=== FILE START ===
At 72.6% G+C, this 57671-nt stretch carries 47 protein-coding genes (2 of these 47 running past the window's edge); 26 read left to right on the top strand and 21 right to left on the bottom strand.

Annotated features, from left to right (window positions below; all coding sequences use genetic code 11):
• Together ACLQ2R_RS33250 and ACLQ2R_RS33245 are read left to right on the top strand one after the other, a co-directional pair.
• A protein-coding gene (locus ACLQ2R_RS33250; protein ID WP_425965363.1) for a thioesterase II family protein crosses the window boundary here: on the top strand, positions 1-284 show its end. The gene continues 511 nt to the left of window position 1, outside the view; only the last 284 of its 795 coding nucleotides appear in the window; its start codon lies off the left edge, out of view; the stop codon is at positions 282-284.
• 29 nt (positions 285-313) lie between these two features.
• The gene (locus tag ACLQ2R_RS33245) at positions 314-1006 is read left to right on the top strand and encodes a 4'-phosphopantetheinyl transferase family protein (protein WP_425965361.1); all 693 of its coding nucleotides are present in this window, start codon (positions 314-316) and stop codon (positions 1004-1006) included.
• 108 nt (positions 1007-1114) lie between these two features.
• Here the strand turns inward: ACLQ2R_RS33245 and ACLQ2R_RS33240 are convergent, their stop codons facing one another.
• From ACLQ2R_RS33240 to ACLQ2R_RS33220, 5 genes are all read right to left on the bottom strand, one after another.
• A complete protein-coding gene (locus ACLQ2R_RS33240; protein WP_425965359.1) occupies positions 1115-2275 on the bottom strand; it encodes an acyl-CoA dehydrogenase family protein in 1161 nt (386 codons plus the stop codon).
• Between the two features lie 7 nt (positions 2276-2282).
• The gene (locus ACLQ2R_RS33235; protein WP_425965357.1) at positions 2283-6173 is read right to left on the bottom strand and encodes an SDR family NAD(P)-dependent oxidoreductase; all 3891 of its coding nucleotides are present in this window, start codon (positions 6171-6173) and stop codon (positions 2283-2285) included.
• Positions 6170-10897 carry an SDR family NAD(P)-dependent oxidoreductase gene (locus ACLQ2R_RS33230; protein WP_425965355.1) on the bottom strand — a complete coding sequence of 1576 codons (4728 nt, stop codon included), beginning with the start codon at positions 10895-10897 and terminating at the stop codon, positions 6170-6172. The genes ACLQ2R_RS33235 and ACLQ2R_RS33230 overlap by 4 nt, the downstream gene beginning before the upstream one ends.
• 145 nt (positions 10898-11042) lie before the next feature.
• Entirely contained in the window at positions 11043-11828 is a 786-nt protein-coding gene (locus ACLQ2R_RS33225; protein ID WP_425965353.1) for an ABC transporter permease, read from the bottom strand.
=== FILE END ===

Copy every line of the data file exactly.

At 72.6% G+C, this 57671-nt stretch carries 47 protein-coding genes (2 of these 47 running past the window's edge); 26 read left to right on the top strand and 21 right to left on the bottom strand.

Annotated features, from left to right (window positions below; all coding sequences use genetic code 11):
• Together ACLQ2R_RS33250 and ACLQ2R_RS33245 are read left to right on the top strand one after the other, a co-directional pair.
• A protein-coding gene (locus ACLQ2R_RS33250; protein ID WP_425965363.1) for a thioesterase II family protein crosses the window boundary here: on the top strand, positions 1-284 show its end. The gene continues 511 nt to the left of window position 1, outside the view; only the last 284 of its 795 coding nucleotides appear in the window; its start codon lies off the left edge, out of view; the stop codon is at positions 282-284.
• 29 nt (positions 285-313) lie between these two features.
• The gene (locus tag ACLQ2R_RS33245) at positions 314-1006 is read left to right on the top strand and encodes a 4'-phosphopantetheinyl transferase family protein (protein WP_425965361.1); all 693 of its coding nucleotides are present in this window, start codon (positions 314-316) and stop codon (positions 1004-1006) included.
• 108 nt (positions 1007-1114) lie between these two features.
• Here the strand turns inward: ACLQ2R_RS33245 and ACLQ2R_RS33240 are convergent, their stop codons facing one another.
• From ACLQ2R_RS33240 to ACLQ2R_RS33220, 5 genes are all read right to left on the bottom strand, one after another.
• A complete protein-coding gene (locus ACLQ2R_RS33240; protein WP_425965359.1) occupies positions 1115-2275 on the bottom strand; it encodes an acyl-CoA dehydrogenase family protein in 1161 nt (386 codons plus the stop codon).
• Between the two features lie 7 nt (positions 2276-2282).
• The gene (locus ACLQ2R_RS33235; protein WP_425965357.1) at positions 2283-6173 is read right to left on the bottom strand and encodes an SDR family NAD(P)-dependent oxidoreductase; all 3891 of its coding nucleotides are present in this window, start codon (positions 6171-6173) and stop codon (positions 2283-2285) included.
• Positions 6170-10897 carry an SDR family NAD(P)-dependent oxidoreductase gene (locus ACLQ2R_RS33230; protein WP_425965355.1) on the bottom strand — a complete coding sequence of 1576 codons (4728 nt, stop codon included), beginning with the start codon at positions 10895-10897 and terminating at the stop codon, positions 6170-6172. The genes ACLQ2R_RS33235 and ACLQ2R_RS33230 overlap by 4 nt, the downstream gene beginning before the upstream one ends.
• 145 nt (positions 10898-11042) lie before the next feature.
• Entirely contained in the window at positions 11043-11828 is a 786-nt protein-coding gene (locus ACLQ2R_RS33225; protein ID WP_425965353.1) for an ABC transporter permease, read from the bottom strand.